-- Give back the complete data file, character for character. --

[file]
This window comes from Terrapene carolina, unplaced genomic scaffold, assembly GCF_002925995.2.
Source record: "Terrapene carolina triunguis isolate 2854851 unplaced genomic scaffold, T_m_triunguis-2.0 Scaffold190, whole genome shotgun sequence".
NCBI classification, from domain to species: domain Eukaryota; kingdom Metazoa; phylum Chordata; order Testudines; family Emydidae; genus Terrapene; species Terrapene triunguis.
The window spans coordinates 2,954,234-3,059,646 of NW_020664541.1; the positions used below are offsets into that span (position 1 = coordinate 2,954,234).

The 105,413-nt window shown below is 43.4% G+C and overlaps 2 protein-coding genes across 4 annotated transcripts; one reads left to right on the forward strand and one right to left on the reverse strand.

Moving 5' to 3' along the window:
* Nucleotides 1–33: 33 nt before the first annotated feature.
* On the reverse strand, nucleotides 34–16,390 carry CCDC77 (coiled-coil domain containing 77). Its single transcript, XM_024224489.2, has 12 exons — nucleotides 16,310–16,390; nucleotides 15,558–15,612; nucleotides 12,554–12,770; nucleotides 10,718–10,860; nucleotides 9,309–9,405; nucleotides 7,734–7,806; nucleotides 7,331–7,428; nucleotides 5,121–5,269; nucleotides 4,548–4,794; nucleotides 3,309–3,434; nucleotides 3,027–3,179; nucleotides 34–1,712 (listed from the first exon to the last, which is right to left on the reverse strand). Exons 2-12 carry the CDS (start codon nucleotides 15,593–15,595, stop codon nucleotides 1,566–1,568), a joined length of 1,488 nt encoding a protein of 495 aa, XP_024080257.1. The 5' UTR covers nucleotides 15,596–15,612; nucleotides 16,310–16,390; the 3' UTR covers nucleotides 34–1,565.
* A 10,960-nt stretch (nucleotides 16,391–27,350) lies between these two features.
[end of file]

This window comes from Terrapene carolina, unplaced genomic scaffold, assembly GCF_002925995.2.
Source record: "Terrapene carolina triunguis isolate 2854851 unplaced genomic scaffold, T_m_triunguis-2.0 Scaffold190, whole genome shotgun sequence".
NCBI classification, from domain to species: domain Eukaryota; kingdom Metazoa; phylum Chordata; order Testudines; family Emydidae; genus Terrapene; species Terrapene triunguis.
The window spans coordinates 2,954,234-3,059,646 of NW_020664541.1; the positions used below are offsets into that span (position 1 = coordinate 2,954,234).

The 105,413-nt window shown below is 43.4% G+C and overlaps 2 protein-coding genes across 4 annotated transcripts; one reads left to right on the forward strand and one right to left on the reverse strand.

Moving 5' to 3' along the window:
* Nucleotides 1–33: 33 nt before the first annotated feature.
* On the reverse strand, nucleotides 34–16,390 carry CCDC77 (coiled-coil domain containing 77). Its single transcript, XM_024224489.2, has 12 exons — nucleotides 16,310–16,390; nucleotides 15,558–15,612; nucleotides 12,554–12,770; nucleotides 10,718–10,860; nucleotides 9,309–9,405; nucleotides 7,734–7,806; nucleotides 7,331–7,428; nucleotides 5,121–5,269; nucleotides 4,548–4,794; nucleotides 3,309–3,434; nucleotides 3,027–3,179; nucleotides 34–1,712 (listed from the first exon to the last, which is right to left on the reverse strand). Exons 2-12 carry the CDS (start codon nucleotides 15,593–15,595, stop codon nucleotides 1,566–1,568), a joined length of 1,488 nt encoding a protein of 495 aa, XP_024080257.1. The 5' UTR covers nucleotides 15,596–15,612; nucleotides 16,310–16,390; the 3' UTR covers nucleotides 34–1,565.
* A 10,960-nt stretch (nucleotides 16,391–27,350) lies between these two features.